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EnergyLab offering solar help for farms near Tonle Sap Lake

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Two workers installing solar panels recently. UNDP

EnergyLab offering solar help for farms near Tonle Sap Lake

The NGO EnergyLab Cambodia aims to promote clean energy use throughout the Kingdom, and is making inroads in the five provinces that surround the Tonle Sap Lake.

A local organisation which was founded by an Australian in 2018, EnergyLab is currently partnering with NGO People in Need and more than ten solar energy suppliers.

“We focus on supporting those who have the idea or desire to open a new solar business, and provide finance and training for them to make their dreams a reality,” said Chin Sonita, startup programme manager at the organisation.

“We organise workshops to raise awareness on various aspects of the green energy sector, including energy efficiency and electric vehicles. We also help entrepreneurs who are developing technology that could help farmers, like solar water pumps and drying machines,” she told The Post.

She said that although they had seen an increase in the use of solar, the organisation was still introducing farmers to the concept.

“Our partner organisation, People In Need, works directly with farmers to produce presentations and workshops so they can see and understand alternative technologies that can be used in agriculture, while increasing their incomes,” added Sonita.

Im Sou Khim co-founded Harvest the Sun, which supplies solar dryers to fishermen and farmers. She received extensive mentoring from EnergyLab, paving the way for her business to be a success.

“Even as an established company, we still receive additional training from EnergyLab, often related to things as diverse as the technical aspects of solar, or marketing and communications,” she said.

“Our products are used to dry fish, meat, fruit and vegetables, and even pepper or nuts, among other things. Harvest the Sun has customers from all across the Kingdom, from Siem Reap, to Battambang and Kampot,” she explained.

She said that while it was true that the traditional drying method of using direct sunlight had its advantages, her products eliminated the shortcomings of the old fashioned way.

“Sometimes the sun is not strong enough to dry food quickly and safely. According to our studies, a lot of produce is spoiled or unhygienic – often by dust or insects laying their larvae,” she told The Post.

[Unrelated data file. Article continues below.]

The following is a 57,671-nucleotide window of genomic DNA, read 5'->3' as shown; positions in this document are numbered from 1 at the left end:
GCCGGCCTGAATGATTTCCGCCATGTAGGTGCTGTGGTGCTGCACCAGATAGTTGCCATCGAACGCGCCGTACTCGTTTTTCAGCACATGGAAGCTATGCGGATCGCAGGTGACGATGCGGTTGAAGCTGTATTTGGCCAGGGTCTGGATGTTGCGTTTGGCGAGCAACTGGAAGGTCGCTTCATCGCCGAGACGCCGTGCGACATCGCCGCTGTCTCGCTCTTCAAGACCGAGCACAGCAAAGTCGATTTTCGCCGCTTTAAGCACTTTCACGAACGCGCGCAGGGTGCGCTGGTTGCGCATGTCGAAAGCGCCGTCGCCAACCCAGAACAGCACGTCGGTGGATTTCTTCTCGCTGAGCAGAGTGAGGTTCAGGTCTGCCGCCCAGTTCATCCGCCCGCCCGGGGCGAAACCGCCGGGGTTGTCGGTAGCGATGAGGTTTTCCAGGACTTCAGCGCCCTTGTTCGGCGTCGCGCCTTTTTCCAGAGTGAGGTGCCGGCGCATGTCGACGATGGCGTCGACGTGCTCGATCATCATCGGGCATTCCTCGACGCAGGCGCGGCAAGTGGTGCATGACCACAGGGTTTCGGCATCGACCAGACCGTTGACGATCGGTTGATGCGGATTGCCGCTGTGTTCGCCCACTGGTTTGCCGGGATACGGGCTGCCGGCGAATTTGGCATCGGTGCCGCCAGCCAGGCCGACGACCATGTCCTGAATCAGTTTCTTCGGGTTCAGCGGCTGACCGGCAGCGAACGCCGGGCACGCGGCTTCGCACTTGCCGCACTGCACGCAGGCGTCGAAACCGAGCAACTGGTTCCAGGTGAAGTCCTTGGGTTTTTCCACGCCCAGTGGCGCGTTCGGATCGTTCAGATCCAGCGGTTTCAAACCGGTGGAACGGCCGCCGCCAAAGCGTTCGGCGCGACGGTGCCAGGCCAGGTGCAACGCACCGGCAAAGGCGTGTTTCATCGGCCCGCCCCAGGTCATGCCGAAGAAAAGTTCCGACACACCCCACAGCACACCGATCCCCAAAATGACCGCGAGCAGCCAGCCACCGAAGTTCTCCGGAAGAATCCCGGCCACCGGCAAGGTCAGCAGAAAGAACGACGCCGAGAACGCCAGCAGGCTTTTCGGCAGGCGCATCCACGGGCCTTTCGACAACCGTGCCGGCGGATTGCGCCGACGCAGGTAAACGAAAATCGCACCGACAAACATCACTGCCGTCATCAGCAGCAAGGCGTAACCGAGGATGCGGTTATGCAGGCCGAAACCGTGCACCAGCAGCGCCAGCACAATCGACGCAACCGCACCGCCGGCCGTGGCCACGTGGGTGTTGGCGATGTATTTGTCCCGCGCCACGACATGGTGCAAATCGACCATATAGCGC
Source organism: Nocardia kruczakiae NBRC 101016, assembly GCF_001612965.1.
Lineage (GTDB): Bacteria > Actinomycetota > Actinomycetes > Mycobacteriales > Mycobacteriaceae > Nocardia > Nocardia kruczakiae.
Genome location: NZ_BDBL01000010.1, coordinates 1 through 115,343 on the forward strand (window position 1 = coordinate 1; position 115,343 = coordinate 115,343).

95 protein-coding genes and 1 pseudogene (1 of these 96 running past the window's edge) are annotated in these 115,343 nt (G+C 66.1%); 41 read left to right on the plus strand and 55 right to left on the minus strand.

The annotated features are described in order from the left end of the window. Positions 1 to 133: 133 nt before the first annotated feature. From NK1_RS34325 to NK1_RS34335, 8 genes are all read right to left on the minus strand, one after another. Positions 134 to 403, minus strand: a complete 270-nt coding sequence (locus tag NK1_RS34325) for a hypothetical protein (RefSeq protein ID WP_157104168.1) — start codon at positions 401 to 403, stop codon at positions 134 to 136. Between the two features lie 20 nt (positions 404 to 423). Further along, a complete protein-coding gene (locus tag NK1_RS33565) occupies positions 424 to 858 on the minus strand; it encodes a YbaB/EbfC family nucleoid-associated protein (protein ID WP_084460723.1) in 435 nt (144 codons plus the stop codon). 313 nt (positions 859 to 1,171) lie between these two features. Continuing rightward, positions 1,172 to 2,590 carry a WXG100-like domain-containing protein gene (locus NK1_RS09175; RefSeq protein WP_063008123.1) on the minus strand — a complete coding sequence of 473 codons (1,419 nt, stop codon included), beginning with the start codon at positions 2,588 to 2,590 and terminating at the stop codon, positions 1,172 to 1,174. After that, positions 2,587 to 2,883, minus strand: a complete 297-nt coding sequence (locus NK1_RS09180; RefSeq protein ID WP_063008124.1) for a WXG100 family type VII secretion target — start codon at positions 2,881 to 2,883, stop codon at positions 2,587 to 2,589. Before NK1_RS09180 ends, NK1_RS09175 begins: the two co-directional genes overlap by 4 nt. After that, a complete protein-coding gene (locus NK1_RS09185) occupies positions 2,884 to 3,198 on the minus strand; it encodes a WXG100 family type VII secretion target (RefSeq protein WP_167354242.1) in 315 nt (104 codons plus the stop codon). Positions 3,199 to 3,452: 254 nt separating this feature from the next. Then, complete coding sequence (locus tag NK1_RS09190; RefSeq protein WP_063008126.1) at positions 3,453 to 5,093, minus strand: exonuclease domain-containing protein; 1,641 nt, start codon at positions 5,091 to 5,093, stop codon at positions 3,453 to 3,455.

She explained that her smallest driers, which could handle around 40kg at a time, cost about $4,000. There are many sizes available, with a 350kg-capacity machine selling for close to $15,000.

Vorn Chan Raksmey, president of E.G.E Cambodia, Energy Solutions, also received training from EnergyLab, and now works alongside it.

The company supplies solar water pumps – and home solar products – to farms in areas which are not connected to the national grid.

She said EnergyLab supported her from the startup phase, including with business planning, marketing and finance.

She explained that her company offers two types of solar panels and works with the UNDP to offer financing to isolated communities.

“We placed a 30-horsepower solar water pump in Ek Phnom district, Battambang province, which distributes water to 80 rice farmers on 170ha throughout two season’s cultivation. Before, they used a gasoline pump which cost them $70 to $80 per season, but now they only spend $45 with our solar option,” she told The Post.

“They pay us seasonally. If any other communities are interested in making the switch to solar, we can discuss a payment scheme that will suit them,” she added.

Sonita said she couldn’t say exactly how what percentage of farmers had embraced the new tech, but noted that the ones who had were not limited to remote areas.

“Several aquaculture operations have invested in solar dryers, even though they are connected to the national power supply. They recognise the savings they will make in the long run – the environmental benefits are just a bonus,” she added.

She said there were currently several NGO’s working in the field, and added that training and financing was becoming more and more available.

“The momentum of green energy consumption has increased significantly, but it still remains limited. We hope to see that change soon,” she added.


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